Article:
Apple and Google app stores ‘should have the same legal duties as corner stores’

Apple and Google app stores ‘should have the same legal duties as corner stores’

Apple and Google app stores ‘should have the same legal duties as corner stores’

Apple and Google app stores should have the same obligations to child safety as corner shops, it was argued, as Parliament heard young people could access adult products offering casual sex and gambling platform gambling.

This has been allowed even when the tech giants “know emphatically” that the user is a child, according to a former Conservative minister.

Lord Bethell accused the firms of behaving with “an air of exceptionality”.

Coronavirus – Tue 10 Nov 2020

Baroness Dido Harding (Aaron Chown/PA)

The Conservative peer leveled his criticisms as he backed calls in Westminster to regulate app stores by making them subject to a new law aimed at keeping people safe online.

Proposed changes to the bill included requiring platforms involved in the distribution of online content to produce risk assessments and then take all necessary measures, such as age assurance checks, to prevent children from coming into contact with harmful material.

It came as colleagues continued their detailed line-by-line examination of the online safety law, aimed at tackling illegal and harmful content by imposing new legal requirements on big tech companies.

Lord Bethell said: “In the area of ​​app stores, Google and Apple…they are simply not voluntarily shouldering their responsibilities in making the UK a safe place for children online.

“There’s an air of exceptionalism in the way they carry themselves that suggests they think the digital world is somehow different from the real world. I don’t accept it.

He added: “There are big holes in the app stores’ child-safety measures, which means that young teenagers can access adult apps that offer dating, casual chat, casual sex, gambling, even when Apple and Google emphatically know that the user is a minor.”

Lord Bethell said: “To prevent minors from accessing adult-only apps, the most effective measures would be to check the age of users during the distribution phase. It would apply real-world principles to the internet.

He continued: “I can’t understand why my corner store requires proof of age to buy cigarettes, pornography and alcohol, but Apple and Google think it’s okay to sell apps with inappropriate content and services without proper age verification measures.” age or systems that are intentionally unreliable.”

Gala – from the National Film and Television School' London

Baroness Floella Benjamin (Anthony Delvin/PA)

Former TalkTalk head and fellow Conservative Baroness Harding of Winscombe said: ‘Two companies profit from selling user-to-user products to children. Two app stores account for more than 98% of all user-to-user service downloads with no obligation to assess the risk of selling those products to children and no obligation to mitigate those risks.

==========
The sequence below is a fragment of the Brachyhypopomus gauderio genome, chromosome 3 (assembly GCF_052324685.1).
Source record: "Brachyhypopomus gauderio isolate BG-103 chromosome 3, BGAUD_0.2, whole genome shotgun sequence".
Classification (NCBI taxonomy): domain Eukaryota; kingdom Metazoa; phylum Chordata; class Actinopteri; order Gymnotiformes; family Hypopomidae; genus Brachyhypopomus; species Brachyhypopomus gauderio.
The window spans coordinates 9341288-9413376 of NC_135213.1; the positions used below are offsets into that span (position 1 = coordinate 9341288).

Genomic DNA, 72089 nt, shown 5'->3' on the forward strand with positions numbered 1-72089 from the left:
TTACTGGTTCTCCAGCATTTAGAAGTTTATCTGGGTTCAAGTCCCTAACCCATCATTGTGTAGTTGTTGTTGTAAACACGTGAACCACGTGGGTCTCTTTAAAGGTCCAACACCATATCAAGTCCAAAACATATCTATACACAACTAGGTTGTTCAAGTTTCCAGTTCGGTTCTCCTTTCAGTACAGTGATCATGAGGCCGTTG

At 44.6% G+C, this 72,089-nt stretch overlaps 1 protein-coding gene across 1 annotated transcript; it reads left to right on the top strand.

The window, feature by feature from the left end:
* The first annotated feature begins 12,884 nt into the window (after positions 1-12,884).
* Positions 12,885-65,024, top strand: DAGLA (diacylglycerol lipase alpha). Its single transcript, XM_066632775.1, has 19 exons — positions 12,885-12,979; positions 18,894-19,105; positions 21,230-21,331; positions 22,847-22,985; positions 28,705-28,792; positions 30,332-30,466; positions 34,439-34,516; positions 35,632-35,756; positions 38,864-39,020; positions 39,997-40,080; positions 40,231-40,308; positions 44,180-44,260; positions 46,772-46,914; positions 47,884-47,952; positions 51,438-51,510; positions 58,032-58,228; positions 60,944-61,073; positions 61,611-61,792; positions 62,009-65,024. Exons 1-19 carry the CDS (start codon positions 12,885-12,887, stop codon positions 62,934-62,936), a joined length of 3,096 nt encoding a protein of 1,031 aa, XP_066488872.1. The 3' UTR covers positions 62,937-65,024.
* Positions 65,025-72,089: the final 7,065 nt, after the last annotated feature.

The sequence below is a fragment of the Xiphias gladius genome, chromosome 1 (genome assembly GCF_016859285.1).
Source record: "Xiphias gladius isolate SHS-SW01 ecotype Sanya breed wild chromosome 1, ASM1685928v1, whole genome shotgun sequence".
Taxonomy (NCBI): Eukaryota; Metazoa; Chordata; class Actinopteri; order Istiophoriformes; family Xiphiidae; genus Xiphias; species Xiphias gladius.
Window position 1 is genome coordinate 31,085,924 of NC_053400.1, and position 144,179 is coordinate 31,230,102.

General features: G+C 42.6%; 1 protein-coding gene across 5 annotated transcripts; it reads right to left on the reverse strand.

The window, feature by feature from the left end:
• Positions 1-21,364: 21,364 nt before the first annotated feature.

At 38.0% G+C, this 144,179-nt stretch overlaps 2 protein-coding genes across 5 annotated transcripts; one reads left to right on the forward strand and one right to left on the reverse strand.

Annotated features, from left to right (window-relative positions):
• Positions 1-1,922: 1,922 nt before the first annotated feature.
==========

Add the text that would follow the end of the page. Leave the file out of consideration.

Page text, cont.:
“We don’t allow it in the physical world and we shouldn’t allow it in the digital world.”

Lady Harding added: “Self-regulation has failed to protect children online over the last 15 years… there’s no reason to believe that app store self-regulation will be any more successful than it has been for the rest of Internet .”

Former children’s TV presenter and Barnardo’s deputy chair, Baroness Benjamin, said: “The parental expectation is clear. They expect this bill to protect their children from all online harm wherever they meet.”

He added: “We need to ensure that the provisions of this bill are as robust as possible to ensure that children are protected online.”

Liberal Democrat Lord Clement-Jones said: “The tech giants who are responsible for distributing almost every app….are not currently covered by the scope of the bill.

“App stores have no age assurance systems and don’t seem to want to take any responsibility for the role they may play in allowing harm.

“These are products sold through the app store and there should be an age measurement on those apps.

“The only way to improve safety is to make sure that app developers and the companies that distribute these apps do more to ensure that children and vulnerable adults are properly kept away from adult content and applications. I think it is an entirely reasonable duty to impose on them.

Labor frontbencher Lord Knight of Weymouth said: “I think it makes a lot of sense to add app stores given the way we consume the internet now.”

In response, Minister for Digital, Culture, Media and Sports Lord Parkinson said: “There are challenges to bringing app stores under the bill. Introducing new obligations in such shops at this stage risks slowing down the implementation of existing child safety obligations.”

He added: “The inclusion of child safety duties in app stores is unlikely to provide any additional protection for children on services that are already within the scope of the bill. Those services already have to comply with duties to keep children safe or face law enforcement action if they don’t.

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